fadedcols = apply(sapply(y+1,col2rgb)/255,2,function(v) rgb(v[1],v[2],v[3],.2))
for (th in theta) {
par(mfrow=c(2,1))
plot(theta,dbeta(theta,a,b),col="darkgray",lwd=2,ylab="Prior density",xlab="theta",ty='l',ylim=c(0,1.5))
abline(h=0,col="gray")
mtext(paste0("beta(",a,",",b,")"),3,.1,adj=1,cex=1.3)
points(th,dbeta(th,a,b),pch=21,col="blue")
mtext(paste0("Prior density = ",round(dbeta(th,a,b),2)),3,.1,adj=0,cex=1.3)
plot(y,dbinom(y,N,th),col=fadedcols,pch=19,cex=1.4,ylab="Conditional density",xlab="y",ylim=range(c(jt.par$dens,dbinom(0,N,theta[1]))))
points(y,dbinom(y,N,th)*dbeta(th,a,b),col=y+1,pch=19,cex=1.4)
# arrows(y,dbinom(y,N,th),y,dbinom(y,N,th)*dbeta(th,a,b),col=fadedcols)
abline(h=0,col="gray")
mtext(paste0("theta = ",round(th,2)),3,.1,adj=1,cex=1.3)
mtext(paste0("Prior density = ",round(dbeta(th,a,b),2)),3,.1,adj=0,cex=1.3)
}
```
If we take all the points from the animation above -- that is, for all values of $\theta$ -- and put them into a bivariate graph with $\theta$ and $y$ on two axes, it looks like the following (try rotating and zooming!):
```{r, webgl=TRUE}
plot3d(jt.par$y, jt.par$theta, jt.par$dens,
xlab="y", ylab="theta",zlab="Joint density",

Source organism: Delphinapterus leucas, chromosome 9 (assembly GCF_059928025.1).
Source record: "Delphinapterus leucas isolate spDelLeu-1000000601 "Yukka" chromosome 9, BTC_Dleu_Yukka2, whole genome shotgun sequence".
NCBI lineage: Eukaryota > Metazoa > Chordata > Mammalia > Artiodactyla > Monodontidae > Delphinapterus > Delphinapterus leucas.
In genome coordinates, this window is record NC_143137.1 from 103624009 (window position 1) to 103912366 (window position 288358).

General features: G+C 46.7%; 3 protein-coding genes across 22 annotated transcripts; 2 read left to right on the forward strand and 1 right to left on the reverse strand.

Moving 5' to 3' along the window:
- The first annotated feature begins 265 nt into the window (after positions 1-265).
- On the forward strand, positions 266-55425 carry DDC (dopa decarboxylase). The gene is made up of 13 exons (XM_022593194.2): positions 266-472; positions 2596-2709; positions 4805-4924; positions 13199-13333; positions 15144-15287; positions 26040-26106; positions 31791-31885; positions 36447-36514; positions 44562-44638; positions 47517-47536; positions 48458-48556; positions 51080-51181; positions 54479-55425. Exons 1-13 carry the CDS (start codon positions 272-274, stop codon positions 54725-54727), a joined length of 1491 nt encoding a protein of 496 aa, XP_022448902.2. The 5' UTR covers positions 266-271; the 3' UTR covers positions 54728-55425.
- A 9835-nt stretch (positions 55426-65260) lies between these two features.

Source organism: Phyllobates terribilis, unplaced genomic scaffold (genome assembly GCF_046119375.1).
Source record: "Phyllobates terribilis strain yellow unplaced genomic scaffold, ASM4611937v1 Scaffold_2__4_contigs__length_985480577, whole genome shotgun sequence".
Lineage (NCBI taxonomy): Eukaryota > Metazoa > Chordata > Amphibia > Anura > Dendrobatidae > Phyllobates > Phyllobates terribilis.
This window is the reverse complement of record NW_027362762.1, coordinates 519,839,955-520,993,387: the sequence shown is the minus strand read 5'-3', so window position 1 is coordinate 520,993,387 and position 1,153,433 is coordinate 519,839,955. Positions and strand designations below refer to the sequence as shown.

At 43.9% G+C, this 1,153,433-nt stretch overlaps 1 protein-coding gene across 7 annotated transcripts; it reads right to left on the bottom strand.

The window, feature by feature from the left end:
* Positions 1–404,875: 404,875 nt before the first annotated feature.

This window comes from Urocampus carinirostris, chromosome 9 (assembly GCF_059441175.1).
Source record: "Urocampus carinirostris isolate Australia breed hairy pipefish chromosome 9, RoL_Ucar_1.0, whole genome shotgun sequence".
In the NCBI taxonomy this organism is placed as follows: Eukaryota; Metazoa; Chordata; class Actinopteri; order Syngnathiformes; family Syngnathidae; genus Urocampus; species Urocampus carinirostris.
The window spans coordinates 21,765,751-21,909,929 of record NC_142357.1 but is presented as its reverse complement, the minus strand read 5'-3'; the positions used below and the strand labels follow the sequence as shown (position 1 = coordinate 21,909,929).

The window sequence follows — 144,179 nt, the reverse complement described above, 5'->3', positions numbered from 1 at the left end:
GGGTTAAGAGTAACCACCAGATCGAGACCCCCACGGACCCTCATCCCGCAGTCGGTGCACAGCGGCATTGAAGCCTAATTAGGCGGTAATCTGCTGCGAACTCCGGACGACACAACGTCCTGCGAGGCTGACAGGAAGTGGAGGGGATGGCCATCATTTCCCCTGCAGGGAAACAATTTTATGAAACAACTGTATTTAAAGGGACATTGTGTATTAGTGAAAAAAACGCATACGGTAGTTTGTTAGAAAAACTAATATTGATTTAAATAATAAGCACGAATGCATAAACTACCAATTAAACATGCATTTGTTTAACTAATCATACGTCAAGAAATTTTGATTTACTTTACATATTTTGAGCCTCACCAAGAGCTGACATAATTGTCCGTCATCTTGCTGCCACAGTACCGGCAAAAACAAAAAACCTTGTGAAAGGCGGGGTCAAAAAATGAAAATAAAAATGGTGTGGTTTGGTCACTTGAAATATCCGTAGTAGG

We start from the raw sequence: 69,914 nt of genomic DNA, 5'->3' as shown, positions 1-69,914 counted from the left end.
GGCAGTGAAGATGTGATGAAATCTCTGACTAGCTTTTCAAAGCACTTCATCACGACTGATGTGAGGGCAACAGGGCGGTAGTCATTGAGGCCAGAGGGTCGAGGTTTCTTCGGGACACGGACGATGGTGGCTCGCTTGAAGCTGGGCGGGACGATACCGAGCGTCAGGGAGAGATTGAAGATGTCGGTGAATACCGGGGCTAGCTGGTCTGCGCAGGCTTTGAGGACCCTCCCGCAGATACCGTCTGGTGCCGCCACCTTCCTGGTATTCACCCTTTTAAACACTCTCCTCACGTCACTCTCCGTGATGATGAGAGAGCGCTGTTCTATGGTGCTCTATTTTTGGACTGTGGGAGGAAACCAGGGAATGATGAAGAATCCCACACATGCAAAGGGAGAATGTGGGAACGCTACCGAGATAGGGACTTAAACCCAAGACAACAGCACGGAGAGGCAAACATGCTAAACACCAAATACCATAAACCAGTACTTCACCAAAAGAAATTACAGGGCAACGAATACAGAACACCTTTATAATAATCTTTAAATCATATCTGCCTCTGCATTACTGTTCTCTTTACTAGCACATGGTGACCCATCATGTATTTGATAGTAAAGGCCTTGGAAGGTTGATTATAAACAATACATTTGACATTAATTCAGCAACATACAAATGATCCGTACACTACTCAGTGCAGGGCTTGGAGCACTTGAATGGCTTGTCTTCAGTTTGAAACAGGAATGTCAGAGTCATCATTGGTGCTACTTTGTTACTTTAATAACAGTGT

col=y+1)
for(ys in y)
lines3d(jt.par$theta*0+jt.par$y[ys+1],
jt.par$theta[(1:length(theta)-1)*length(y)+ys+1],
jt.par$dens[(1:length(theta)-1)*length(y)+ys+1],
col=ys + 1, lwd=3)
```
This is the joint distribution of $y$ and $\theta$ which is notated or $p(y, \theta)$.
## The effect of an observation
```{r}
ystar = 1
```
By Bayes theorem, the effect of observing $y=`r ystar`$ would be to select a slice from the joint distribution above -- in particular, the red curve where $y=`r ystar`$. Selecting only this curve yields a curve over the possible values of $\theta$ (try rotating and zooming!):
```{r, webgl=TRUE}
py = integrate(function(theta) dbinom(ystar,N,theta)*dbeta(theta,a,b),0,1)[[1]]
plot3d(jt.par$y, jt.par$theta, jt.par$dens,
xlab="y", ylab="theta",zlab="Joint density",
col=y+1,alpha=0)
lines3d(jt.par$theta*0+jt.par$y[ystar+1],
jt.par$theta[(1:length(theta)-1)*length(y)+ystar+1],
jt.par$dens[(1:length(theta)-1)*length(y)+ystar+1],
col=ystar + 1, lwd=3)
```
This curve is the joint distribution evaluated at all the values where $y=`r ystar`$. It can be more easily shown as a standard 2D plot:
```{r}
plot(theta,py*dbeta(theta,ystar+a,N-ystar+b),col=ystar+1,lwd=2,ylab="Joint density (slice)",xlab="theta",ty='l')